When collecting judgments in California, the meaning of certain judgment-related terms can be very important. This post explains California’s Enforcement of Judgments Law’s definition of the word “judgment”.
A “judgment” is defined to mean any “judgment, order or decree” entered by a California court. See CCP § 680.230; see also CCP § 680.110. However, the word “order” cannot always be substituted for the word “judgment”. Rather, the specific circumstances matter. See Hyundai Motor America v. Sup.Ct. (Rosen) (2015) 234 Cal.App.4th 418, 425-426.
“Judgments” are final determinations of the parties’ rights in lawsuits. See CCP §§ 577. Orders of dismissal signed by courts are considered “judgments” and are effective for all purposes. CCP § 581d; Lucky United Properties Investment, Inc. v. Lee (2013) 213 Cal.App.4th 635, 641-642. In contrast, all other orders made by the court are considered “orders” rather than “judgments”.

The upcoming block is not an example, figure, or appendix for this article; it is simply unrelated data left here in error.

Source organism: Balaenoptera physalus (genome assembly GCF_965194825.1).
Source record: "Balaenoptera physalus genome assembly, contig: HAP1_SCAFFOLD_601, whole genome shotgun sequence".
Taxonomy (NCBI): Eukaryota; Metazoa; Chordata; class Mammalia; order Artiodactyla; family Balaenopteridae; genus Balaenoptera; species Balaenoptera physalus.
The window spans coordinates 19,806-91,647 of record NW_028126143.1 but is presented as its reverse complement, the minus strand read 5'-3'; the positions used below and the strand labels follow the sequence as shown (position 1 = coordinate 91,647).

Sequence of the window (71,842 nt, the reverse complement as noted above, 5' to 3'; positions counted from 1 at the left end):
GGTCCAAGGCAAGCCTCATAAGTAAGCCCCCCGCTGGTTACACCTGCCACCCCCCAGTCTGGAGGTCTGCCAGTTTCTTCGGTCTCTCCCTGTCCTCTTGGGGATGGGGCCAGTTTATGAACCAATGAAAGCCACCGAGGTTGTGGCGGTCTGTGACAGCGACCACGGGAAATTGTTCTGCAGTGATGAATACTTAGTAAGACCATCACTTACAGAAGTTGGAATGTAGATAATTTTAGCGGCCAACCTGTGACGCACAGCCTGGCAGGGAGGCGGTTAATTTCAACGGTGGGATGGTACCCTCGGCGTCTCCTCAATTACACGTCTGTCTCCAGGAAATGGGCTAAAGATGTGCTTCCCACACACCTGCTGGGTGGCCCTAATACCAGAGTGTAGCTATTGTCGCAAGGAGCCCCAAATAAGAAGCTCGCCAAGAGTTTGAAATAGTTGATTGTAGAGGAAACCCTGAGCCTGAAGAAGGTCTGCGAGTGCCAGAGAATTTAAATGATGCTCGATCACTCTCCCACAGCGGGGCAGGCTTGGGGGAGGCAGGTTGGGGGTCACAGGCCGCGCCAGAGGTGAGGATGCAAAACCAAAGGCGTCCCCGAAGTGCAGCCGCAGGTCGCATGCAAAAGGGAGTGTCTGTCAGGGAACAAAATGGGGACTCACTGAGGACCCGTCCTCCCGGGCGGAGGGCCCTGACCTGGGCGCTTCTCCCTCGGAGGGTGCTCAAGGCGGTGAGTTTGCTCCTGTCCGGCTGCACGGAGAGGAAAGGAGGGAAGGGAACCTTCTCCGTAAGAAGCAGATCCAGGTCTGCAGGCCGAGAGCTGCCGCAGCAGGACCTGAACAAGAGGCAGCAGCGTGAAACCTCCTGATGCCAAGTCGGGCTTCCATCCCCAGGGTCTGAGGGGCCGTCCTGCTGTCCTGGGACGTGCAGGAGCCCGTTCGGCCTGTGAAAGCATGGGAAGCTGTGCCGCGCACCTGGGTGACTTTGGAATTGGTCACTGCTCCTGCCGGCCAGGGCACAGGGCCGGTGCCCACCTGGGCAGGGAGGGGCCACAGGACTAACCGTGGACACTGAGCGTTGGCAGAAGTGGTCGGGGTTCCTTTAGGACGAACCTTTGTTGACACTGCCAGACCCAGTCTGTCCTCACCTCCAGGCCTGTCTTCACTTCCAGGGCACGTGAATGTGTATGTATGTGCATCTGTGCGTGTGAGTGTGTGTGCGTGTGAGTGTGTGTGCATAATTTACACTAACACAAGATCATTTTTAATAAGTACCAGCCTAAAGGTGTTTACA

The definition of “judgment” and the determination of whether an order or other ruling is considered a “judgment” can be quite important in assessing the collection steps available to a creditor in California.